I’ve been putting this post off for a long time, though the hatch marks sizzled into my brain over the past eight months with a permanence that still smarts. Nineteen months into my two-year tour, I have found myself face-to-face with the harsh reality of failure.
2010-2012. Two years. I told myself I’d take this dream on the road, finish book, and secure a post-graduate fellowship. The good news is, I’ve finished not just one book, but nearly two. And in my first 12 months of the tour, I saw 10 stories published and won 5 fiction awards. Now for the bad news…
Starting Thanksgiving 2010, I launched into a series of book, prize, and fellowship applications to help steer this two-year tour into some semblance of a permanent landing by fall or winter 2011. Some fellowship deadlines for 2011-2012 were as early as winter 2010…other openings were announced in February 2011 with a March deadline, and notifications were put off until last week. It’s been an intense, detail-oriented, ongoing process that I rarely blog about, if for no other reason that if it makes me dizzy I figure it’ll make my readers dizzy, too.
The votes are in and I have no “hanging chads” to fault and no foot-stomping reasons to demand a recount. Since November 2010, I have:
- Applied for 9 post-graduate fellowships and been rejected from all of them.
- Applied for 2 large grants/prizes and placed 14th out of 300+ applicants (awards were given to the top 6 candidates) for one prize and am awaiting announcement of the other prize.
- Applied for 5 part-time professorships, 2 of which I’ve been rejected from, 2 of which I’m waiting to hear from (likely rejections by this point in time–some universities don’t even bother to tell you), and 1 of which I’m putting into action (Guest Faculty for Interlochen College of Creative Arts, Creative Writing Department).
- Applied for and been rejected from 6 full-time professorships.
- Querierd 13 NYC agents for my book and been rejected by 5, am waiting to hear from 7, and received a request for exclusivity and the first 50 pages from 1.
- Applied for 6 residencies, 3 of which I was rejected from, 2 I’m waiting to hear about, and 1 I was accepted to (The Island Institute).
- Submitted my book to 7 independent publishers, 3 of which rejected it outright and 4 of which sent it to their top editors but ultimately replied with personal rejection letters.
- Submitted to 5 fiction prizes, 4 of which are outstanding and 1 of which was a rejection.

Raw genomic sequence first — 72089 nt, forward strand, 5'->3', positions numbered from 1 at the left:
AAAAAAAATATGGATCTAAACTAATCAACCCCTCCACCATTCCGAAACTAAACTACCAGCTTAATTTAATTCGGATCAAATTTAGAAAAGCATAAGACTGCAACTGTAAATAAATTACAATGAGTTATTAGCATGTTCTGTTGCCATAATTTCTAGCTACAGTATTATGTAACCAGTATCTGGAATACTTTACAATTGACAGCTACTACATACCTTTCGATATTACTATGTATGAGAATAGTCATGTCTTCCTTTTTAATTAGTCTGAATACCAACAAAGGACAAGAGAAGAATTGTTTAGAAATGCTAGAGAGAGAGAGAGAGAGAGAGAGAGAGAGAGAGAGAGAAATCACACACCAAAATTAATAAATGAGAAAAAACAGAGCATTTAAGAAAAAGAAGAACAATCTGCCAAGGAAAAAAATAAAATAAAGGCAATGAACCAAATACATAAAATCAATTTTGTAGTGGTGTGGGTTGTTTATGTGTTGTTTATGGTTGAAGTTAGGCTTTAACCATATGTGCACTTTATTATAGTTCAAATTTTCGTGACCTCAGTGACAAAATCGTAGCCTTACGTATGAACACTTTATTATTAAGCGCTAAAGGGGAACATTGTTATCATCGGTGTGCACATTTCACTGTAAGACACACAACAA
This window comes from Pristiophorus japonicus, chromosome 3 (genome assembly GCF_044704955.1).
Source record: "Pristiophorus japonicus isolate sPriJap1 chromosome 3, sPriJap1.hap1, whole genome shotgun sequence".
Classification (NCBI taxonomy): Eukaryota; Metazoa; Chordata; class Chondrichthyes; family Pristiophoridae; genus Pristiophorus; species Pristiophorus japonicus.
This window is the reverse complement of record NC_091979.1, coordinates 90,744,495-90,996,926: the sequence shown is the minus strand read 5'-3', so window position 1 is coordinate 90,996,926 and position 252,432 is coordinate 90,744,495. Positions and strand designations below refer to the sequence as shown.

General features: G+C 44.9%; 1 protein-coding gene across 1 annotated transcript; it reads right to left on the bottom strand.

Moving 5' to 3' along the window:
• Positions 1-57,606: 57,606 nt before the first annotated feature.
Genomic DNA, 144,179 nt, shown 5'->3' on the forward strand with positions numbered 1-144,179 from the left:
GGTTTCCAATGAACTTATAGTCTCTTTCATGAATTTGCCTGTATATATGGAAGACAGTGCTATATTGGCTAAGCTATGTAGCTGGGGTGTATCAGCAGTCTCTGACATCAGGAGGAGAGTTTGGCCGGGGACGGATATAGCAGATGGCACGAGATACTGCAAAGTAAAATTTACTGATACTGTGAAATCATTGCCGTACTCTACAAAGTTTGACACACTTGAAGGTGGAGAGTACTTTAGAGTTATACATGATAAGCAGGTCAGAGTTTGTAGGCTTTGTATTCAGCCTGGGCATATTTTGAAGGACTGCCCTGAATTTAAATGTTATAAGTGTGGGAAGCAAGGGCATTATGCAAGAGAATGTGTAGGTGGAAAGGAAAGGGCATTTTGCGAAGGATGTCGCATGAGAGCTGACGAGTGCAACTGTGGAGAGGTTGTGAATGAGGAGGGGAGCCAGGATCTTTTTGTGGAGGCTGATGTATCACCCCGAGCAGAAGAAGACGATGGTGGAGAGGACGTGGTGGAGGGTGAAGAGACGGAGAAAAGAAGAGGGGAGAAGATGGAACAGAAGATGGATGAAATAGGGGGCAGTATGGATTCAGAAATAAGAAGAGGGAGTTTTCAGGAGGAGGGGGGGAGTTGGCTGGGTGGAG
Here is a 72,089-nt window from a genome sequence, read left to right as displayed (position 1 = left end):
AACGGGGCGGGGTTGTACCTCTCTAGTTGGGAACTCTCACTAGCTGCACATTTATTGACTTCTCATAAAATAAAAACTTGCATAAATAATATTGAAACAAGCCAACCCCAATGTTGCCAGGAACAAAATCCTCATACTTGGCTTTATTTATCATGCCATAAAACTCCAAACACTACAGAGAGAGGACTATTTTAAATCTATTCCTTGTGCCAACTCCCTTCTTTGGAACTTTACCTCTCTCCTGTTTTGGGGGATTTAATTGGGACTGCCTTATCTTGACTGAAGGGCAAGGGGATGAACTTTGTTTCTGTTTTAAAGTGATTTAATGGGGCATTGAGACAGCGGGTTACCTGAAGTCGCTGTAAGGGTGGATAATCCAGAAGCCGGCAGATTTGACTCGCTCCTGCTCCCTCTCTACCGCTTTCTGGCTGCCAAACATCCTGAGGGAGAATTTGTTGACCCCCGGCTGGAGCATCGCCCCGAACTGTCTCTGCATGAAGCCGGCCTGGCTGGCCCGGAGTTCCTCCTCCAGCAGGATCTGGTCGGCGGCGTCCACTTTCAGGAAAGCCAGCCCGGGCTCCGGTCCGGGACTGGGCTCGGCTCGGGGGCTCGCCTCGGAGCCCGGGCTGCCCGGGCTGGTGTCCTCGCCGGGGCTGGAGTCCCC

- Submitted to 3 book prizes, all of which are outstanding.
- Submitted to 1 nonfiction prize that is outstanding and 1 nonfiction journal that accepted my essay for publication.
- Received 12 rejections from fiction literary magazines with 4 more submissions outstanding.
On the other hand, since November I’ve been invited to guest lecture for several organizations, I’ve been flown across the country to teach a weekend workshop, there’s a waiting list for my Guest Faculty week-long workshop coming up next month, I’ve debuted and managed Cheek Teeth Blog which now receives nearly 2000 hits per month and generates income for TRACHODON Magazine, I’ve made it into the top 3 candidates for editing a creative nonfiction book and interview for final cuts this Thursday, I’ve made first cuts for an online editing/teaching gig through one of the nation’s most innovative literary nonprofits, I earned enough money from fellowships and teaching to cover all $2,000 of my medical expenses (for the broken foot) with cash, my car still runs better than ever, my teeth are straight and all still there, I’m saving money although I’m still uninsured, and I still get to travel the country and write my heart out.
All of which is to say, I’m going to re-frame this idea of failure. So, I didn’t get the post-graduate fellowships I had my heart set on. So, my favorite independent presses told me they didn’t want to “take risks” on my “very moving” writing. I’ve learned a lot these past 19 months, part of which includes that–for the most part–I like life on the road. The freedoms I’ve found, the people I’ve met, the connections I’ve made, and the places I’ve seen during this tour have changed me immediately and profoundly. Even the hard times, the lonely times, the times too far away from home, have taught me a lot. I am not the same person or the same writer I was less than two years ago.
Stay tuned for future posts on “Re-framing Failure” as I plan my next 12 months on the road, starting with the mysterious possibilities of September (which is just around the corner)!